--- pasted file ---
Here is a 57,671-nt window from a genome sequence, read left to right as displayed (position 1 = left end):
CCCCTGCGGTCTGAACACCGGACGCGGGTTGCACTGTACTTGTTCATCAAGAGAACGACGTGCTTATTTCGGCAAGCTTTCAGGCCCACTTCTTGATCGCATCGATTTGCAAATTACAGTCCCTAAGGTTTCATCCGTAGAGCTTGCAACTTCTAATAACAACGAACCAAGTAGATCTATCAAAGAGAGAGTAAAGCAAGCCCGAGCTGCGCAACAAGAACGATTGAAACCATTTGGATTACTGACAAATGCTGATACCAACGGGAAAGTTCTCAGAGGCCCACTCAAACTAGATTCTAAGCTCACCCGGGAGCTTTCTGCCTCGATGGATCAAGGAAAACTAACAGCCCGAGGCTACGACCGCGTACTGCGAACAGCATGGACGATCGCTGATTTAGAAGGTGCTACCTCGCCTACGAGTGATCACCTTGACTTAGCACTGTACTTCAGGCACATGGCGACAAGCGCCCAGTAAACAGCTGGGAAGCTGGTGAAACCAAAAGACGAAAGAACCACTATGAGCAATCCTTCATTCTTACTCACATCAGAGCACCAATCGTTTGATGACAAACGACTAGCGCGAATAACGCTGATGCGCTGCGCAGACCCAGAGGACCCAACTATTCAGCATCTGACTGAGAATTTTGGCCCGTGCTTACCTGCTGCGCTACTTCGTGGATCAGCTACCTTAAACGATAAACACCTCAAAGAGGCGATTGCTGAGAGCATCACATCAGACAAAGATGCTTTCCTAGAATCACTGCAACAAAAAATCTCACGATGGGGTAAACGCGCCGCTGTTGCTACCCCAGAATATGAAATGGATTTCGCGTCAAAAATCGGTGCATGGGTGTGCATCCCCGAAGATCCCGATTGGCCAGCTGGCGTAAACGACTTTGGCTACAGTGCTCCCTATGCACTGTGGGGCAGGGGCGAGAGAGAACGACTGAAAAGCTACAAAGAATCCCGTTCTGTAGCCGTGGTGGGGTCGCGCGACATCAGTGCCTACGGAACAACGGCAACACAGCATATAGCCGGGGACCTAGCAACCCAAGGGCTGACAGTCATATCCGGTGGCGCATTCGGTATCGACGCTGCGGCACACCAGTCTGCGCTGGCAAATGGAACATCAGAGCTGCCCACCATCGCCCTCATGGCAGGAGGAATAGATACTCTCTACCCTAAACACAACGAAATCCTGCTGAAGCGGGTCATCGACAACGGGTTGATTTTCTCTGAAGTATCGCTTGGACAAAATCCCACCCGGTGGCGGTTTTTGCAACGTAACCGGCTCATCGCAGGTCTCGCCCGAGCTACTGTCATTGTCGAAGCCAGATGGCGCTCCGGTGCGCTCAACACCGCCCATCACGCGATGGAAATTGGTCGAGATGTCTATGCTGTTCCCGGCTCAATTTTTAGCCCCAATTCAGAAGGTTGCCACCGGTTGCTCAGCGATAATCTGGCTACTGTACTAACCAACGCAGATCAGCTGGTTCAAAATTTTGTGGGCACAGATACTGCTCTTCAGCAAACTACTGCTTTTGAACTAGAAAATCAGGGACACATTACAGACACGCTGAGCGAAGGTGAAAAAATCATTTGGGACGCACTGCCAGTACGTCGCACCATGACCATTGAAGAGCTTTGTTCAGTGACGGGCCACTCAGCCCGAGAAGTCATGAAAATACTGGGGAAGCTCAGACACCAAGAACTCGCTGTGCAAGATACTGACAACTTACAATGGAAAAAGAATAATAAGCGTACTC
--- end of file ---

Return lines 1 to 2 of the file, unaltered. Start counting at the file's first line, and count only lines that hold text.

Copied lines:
Here is a 57,671-nt window from a genome sequence, read left to right as displayed (position 1 = left end):
CCCCTGCGGTCTGAACACCGGACGCGGGTTGCACTGTACTTGTTCATCAAGAGAACGACGTGCTTATTTCGGCAAGCTTTCAGGCCCACTTCTTGATCGCATCGATTTGCAAATTACAGTCCCTAAGGTTTCATCCGTAGAGCTTGCAACTTCTAATAACAACGAACCAAGTAGATCTATCAAAGAGAGAGTAAAGCAAGCCCGAGCTGCGCAACAAGAACGATTGAAACCATTTGGATTACTGACAAATGCTGATACCAACGGGAAAGTTCTCAGAGGCCCACTCAAACTAGATTCTAAGCTCACCCGGGAGCTTTCTGCCTCGATGGATCAAGGAAAACTAACAGCCCGAGGCTACGACCGCGTACTGCGAACAGCATGGACGATCGCTGATTTAGAAGGTGCTACCTCGCCTACGAGTGATCACCTTGACTTAGCACTGTACTTCAGGCACATGGCGACAAGCGCCCAGTAAACAGCTGGGAAGCTGGTGAAACCAAAAGACGAAAGAACCACTATGAGCAATCCTTCATTCTTACTCACATCAGAGCACCAATCGTTTGATGACAAACGACTAGCGCGAATAACGCTGATGCGCTGCGCAGACCCAGAGGACCCAACTATTCAGCATCTGACTGAGAATTTTGGCCCGTGCTTACCTGCTGCGCTACTTCGTGGATCAGCTACCTTAAACGATAAACACCTCAAAGAGGCGATTGCTGAGAGCATCACATCAGACAAAGATGCTTTCCTAGAATCACTGCAACAAAAAATCTCACGATGGGGTAAACGCGCCGCTGTTGCTACCCCAGAATATGAAATGGATTTCGCGTCAAAAATCGGTGCATGGGTGTGCATCCCCGAAGATCCCGATTGGCCAGCTGGCGTAAACGACTTTGGCTACAGTGCTCCCTATGCACTGTGGGGCAGGGGCGAGAGAGAACGACTGAAAAGCTACAAAGAATCCCGTTCTGTAGCCGTGGTGGGGTCGCGCGACATCAGTGCCTACGGAACAACGGCAACACAGCATATAGCCGGGGACCTAGCAACCCAAGGGCTGACAGTCATATCCGGTGGCGCATTCGGTATCGACGCTGCGGCACACCAGTCTGCGCTGGCAAATGGAACATCAGAGCTGCCCACCATCGCCCTCATGGCAGGAGGAATAGATACTCTCTACCCTAAACACAACGAAATCCTGCTGAAGCGGGTCATCGACAACGGGTTGATTTTCTCTGAAGTATCGCTTGGACAAAATCCCACCCGGTGGCGGTTTTTGCAACGTAACCGGCTCATCGCAGGTCTCGCCCGAGCTACTGTCATTGTCGAAGCCAGATGGCGCTCCGGTGCGCTCAACACCGCCCATCACGCGATGGAAATTGGTCGAGATGTCTATGCTGTTCCCGGCTCAATTTTTAGCCCCAATTCAGAAGGTTGCCACCGGTTGCTCAGCGATAATCTGGCTACTGTACTAACCAACGCAGATCAGCTGGTTCAAAATTTTGTGGGCACAGATACTGCTCTTCAGCAAACTACTGCTTTTGAACTAGAAAATCAGGGACACATTACAGACACGCTGAGCGAAGGTGAAAAAATCATTTGGGACGCACTGCCAGTACGTCGCACCATGACCATTGAAGAGCTTTGTTCAGTGACGGGCCACTCAGCCCGAGAAGTCATGAAAATACTGGGGAAGCTCAGACACCAAGAACTCGCTGTGCAAGATACTGACAACTTACAATGGAAAAAGAATAATAAGCGTACTC